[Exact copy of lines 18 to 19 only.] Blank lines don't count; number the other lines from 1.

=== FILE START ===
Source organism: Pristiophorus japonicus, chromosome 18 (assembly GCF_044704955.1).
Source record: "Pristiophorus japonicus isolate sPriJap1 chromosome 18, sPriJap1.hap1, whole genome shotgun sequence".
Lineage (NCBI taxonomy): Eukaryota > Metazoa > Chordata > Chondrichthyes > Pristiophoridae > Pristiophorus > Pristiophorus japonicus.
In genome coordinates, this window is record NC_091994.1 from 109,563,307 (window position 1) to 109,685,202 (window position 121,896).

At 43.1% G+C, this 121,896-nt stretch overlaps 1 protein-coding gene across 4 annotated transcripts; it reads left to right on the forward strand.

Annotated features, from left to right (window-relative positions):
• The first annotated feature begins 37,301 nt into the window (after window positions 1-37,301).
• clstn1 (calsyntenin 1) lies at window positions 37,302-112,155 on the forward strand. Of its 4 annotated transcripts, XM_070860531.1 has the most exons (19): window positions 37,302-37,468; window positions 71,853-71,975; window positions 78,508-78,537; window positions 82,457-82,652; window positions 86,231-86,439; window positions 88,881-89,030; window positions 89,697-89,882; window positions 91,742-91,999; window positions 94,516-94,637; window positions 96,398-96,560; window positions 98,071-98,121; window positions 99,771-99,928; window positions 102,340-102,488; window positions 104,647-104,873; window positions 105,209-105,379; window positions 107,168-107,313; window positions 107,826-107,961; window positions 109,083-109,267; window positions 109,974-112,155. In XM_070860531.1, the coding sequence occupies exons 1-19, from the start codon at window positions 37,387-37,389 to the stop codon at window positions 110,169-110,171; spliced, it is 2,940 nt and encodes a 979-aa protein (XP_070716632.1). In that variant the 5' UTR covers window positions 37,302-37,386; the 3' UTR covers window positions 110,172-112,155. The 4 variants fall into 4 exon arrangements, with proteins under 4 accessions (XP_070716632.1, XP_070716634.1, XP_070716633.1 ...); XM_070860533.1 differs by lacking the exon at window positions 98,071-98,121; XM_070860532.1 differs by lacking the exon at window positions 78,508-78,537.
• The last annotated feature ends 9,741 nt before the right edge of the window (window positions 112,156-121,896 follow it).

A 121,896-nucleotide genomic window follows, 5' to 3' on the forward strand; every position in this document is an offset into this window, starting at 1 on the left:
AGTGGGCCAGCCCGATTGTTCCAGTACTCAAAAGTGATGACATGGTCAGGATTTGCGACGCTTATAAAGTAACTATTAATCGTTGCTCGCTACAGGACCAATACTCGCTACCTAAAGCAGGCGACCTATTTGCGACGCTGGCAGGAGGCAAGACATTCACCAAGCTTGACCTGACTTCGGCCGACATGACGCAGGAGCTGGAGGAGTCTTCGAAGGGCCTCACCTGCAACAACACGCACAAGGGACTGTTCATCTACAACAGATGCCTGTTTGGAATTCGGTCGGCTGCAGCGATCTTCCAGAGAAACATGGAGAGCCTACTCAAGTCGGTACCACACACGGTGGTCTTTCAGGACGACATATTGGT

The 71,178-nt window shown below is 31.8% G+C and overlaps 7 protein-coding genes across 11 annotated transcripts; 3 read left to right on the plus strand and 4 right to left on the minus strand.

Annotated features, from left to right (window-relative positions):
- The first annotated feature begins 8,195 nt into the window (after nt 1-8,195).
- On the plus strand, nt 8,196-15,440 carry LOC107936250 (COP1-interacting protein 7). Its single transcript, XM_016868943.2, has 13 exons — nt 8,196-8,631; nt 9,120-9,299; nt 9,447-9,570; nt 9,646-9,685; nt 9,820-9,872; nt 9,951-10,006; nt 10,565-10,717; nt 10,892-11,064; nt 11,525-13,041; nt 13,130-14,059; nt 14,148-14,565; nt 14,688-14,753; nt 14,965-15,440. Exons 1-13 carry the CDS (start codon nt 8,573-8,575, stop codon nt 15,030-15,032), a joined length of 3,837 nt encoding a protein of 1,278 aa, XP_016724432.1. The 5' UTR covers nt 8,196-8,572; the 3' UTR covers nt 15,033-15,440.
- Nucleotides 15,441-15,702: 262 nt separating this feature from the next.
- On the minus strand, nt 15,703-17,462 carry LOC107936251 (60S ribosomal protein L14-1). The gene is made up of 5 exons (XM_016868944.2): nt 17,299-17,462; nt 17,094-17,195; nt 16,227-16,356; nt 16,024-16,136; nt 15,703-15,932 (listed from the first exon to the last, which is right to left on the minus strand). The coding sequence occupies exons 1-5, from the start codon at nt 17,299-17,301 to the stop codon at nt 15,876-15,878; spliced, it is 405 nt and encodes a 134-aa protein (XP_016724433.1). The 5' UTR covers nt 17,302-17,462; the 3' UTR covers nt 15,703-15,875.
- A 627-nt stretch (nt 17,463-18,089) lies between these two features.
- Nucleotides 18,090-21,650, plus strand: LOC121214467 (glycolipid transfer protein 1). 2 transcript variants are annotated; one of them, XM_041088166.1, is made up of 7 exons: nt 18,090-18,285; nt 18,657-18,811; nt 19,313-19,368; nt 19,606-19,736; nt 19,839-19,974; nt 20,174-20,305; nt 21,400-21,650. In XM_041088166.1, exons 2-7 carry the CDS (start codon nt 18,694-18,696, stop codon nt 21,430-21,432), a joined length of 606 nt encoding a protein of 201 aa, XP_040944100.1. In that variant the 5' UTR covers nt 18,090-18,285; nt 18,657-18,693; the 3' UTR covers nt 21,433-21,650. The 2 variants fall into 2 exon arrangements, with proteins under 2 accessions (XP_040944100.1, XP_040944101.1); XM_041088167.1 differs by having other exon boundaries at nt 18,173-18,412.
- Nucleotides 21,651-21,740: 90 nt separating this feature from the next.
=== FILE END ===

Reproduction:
- A 627-nt stretch (nt 17,463-18,089) lies between these two features.
- Nucleotides 18,090-21,650, plus strand: LOC121214467 (glycolipid transfer protein 1). 2 transcript variants are annotated; one of them, XM_041088166.1, is made up of 7 exons: nt 18,090-18,285; nt 18,657-18,811; nt 19,313-19,368; nt 19,606-19,736; nt 19,839-19,974; nt 20,174-20,305; nt 21,400-21,650. In XM_041088166.1, exons 2-7 carry the CDS (start codon nt 18,694-18,696, stop codon nt 21,430-21,432), a joined length of 606 nt encoding a protein of 201 aa, XP_040944100.1. In that variant the 5' UTR covers nt 18,090-18,285; nt 18,657-18,693; the 3' UTR covers nt 21,433-21,650. The 2 variants fall into 2 exon arrangements, with proteins under 2 accessions (XP_040944100.1, XP_040944101.1); XM_041088167.1 differs by having other exon boundaries at nt 18,173-18,412.